Prior to the 1970s, most large-scale employers hired and trained workers for full-time employment and supplied them with employer-based benefits such as health insurance, vacation and sick leave, and pension plans. The majority of these firms utilized human resource departments to hire workers for open positions with the intention of employing these persons for a significant part of their working careers. Workers expected to have the option of staying with the same firm until being offered a career op portunity in another firm or until retirement. However, increasingly this situation is no longer the case. Firms now exhibit a trend toward hiring individuals on a more flexible (part-time or temporary) basis which results in a more conditional employme nt status for the employee, including less job security, lower wages and benefits, and fewer career-ladder opportunities (Freedman 1985, 1996). Some research suggests that this trend reflects an overall strategy on the part of employers to shift the bur den of market fluctuations from themselves to those who supply inputs (Golden and Applebaum 1992, Segal 1996). Trends in flexible labor arrangements and "just in time" manufacturing shift the risk of market fluctuations from the employer to the suppliers of inputs, including households which supply labor.

Although the increased use of both temporary and part-time employment may result from employers’ attempts to create a more flexible labor force, it is important to differentiate between the two types of employment and the different employer-employee re lationships. Part-time work may include a reciprocal notion of permanence and loyalty, along with some employer-paid benefits, while temporary employment comes with no guarantees, and shifts more of the risk of hiring from the firm to the temporary emplo yment agency and the worker. These two sectors have also exhibited vastly different growth trends in the last two decades. Research indicates that the growth in temporary employment has far outpaced increases in part-time employment, although part-time employment is a much larger share of the total workforce (Segal 1996). Temporary employment grew roughly at 11% per year over the past two decades, while part-time employment kept pace with the growth in total employment, about 2.1% annually. This study focuses mainly on the status of temporary (not part-time) work in Milwaukee.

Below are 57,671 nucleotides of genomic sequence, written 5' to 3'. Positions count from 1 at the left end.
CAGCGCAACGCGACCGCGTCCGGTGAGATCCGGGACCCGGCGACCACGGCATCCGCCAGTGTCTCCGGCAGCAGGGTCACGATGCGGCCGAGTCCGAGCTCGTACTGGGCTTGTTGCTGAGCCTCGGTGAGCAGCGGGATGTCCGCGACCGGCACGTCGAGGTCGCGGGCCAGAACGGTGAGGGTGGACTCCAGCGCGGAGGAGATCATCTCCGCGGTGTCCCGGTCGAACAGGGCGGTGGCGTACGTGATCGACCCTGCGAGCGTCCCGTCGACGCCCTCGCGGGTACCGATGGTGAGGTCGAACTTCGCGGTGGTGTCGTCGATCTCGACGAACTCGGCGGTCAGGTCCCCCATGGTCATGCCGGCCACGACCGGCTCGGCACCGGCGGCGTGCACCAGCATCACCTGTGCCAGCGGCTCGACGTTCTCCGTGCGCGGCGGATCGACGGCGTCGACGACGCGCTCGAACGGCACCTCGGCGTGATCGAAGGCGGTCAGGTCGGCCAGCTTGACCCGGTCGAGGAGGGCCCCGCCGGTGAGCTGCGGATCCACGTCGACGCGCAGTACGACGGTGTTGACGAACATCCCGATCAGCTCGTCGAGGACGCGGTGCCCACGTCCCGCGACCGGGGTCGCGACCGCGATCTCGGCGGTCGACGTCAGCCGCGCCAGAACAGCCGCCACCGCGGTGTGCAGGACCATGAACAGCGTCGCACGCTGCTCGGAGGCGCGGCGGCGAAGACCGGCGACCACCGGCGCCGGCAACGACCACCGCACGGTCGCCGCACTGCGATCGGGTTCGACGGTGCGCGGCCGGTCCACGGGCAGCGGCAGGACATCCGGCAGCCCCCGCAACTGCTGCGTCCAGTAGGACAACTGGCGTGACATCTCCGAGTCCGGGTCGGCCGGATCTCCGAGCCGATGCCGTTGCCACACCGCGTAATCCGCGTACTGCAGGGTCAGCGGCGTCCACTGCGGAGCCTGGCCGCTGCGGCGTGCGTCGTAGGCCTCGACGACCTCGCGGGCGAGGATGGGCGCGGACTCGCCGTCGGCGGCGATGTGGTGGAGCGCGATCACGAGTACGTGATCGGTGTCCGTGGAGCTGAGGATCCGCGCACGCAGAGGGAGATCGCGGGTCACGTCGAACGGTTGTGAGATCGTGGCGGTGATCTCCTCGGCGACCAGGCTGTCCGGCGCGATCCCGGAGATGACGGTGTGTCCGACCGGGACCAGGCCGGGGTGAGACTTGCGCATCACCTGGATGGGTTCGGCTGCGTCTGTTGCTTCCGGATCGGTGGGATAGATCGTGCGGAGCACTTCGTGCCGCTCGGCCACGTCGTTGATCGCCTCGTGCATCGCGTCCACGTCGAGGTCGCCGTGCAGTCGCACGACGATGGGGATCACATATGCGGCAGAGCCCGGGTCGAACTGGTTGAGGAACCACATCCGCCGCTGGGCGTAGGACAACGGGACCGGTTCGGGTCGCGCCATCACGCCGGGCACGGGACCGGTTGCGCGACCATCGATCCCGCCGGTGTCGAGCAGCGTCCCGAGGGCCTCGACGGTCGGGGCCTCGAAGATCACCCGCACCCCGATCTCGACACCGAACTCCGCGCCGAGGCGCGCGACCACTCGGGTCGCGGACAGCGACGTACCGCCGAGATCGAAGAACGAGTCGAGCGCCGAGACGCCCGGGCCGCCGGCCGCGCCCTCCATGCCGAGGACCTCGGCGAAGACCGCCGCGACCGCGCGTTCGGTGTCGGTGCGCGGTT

Polivka (1996a) profiles contingent (temporary) workers as identified in the February 1995 supplement to the Current Population Survey (CPS). She measures contingent workers with three different definitions. The first consists of wage and salary work ers who expect their jobs to last less than one year for economic reasons. The second definition adds the self-employed and independent contractors to the first definition, while the third removes the one year constraint and includes all workers who expe ct their jobs to end in the future, no matter how far in the future. Unfortunately, the CPS supplement for the Milwaukee Metropolitan Statistical Area (MSA) does not contain enough observations to allow direct comparison with Polivka=s national figures. However, taking a suggestion from Segal and Sullivan (1997), we have estimated temporary workers in the Milwaukee MSA by counting those with part-year employment as reported on the 1990 Public Use Microdata Sampl e (PUMS) 5% sample. We define temporary employment in this way for three areas in the Milwaukee MSA: the inner-city of Milwaukee, the remainder of the city (the city less the inner-city), and the MSA less the city (the suburbs). From these estimates we have calculated a location quotient, whereby the race and gender percentages for each kind of workforce (temporary and non-temporary) are standardized by that race’s or gender’s representation in the total workforce (Table 1). For example, a value of 1.0 3 in Table 1 indicates that male workers in the inner-city are only slightly more represented in the non-temporary labor force than they are in the total labor force residing in the inner-city (the underlying data indicate that they comprise 52.3% of the total inner-city labor force and 53.8% of the non-temporary labor force).


Employment Concentration Ratios for Temporary and Non-temporary Workers

Milwaukee Metropolitan Statistical Area, 1990

By Race, Sex, and Area


Milwaukee Metropolitan Statistical Area




of City


of MSA












































Source: Milwaukee MSA data are author’s calculations using the 5% PUMS sample, 1990. See text for interpretation of ratios.

These local estimates match Polivka’s national data, in that, overall, minority workers are more heavily represented in the contingent workforce than they are in the noncontingent workforce (minorities comprise 13.3% of the contingent workforce but onl y 10.5% of the noncontingent, for Polivka).4 Captured by these estimates is the striking difference by race for workers residing in Milwaukee’s inner-city (a disparity not revealed by Polivka’s national summary). African-American workers are much less likely to be part of the permanent labor force than they are to be temporary. The data show clearly that inner-city white workers are much less likely to be employed in temporary jobs than are their African-American neighbors. The same situati on holds true in the suburbs. In fact, the data indicate that the temporary labor force in the suburbs is disproportionately female and minority (as compared with their representation in the total labor force).5 The employment concentration r atios by race and sex appear to be most balanced in the area described earlier as Milwaukee city less the inner-city.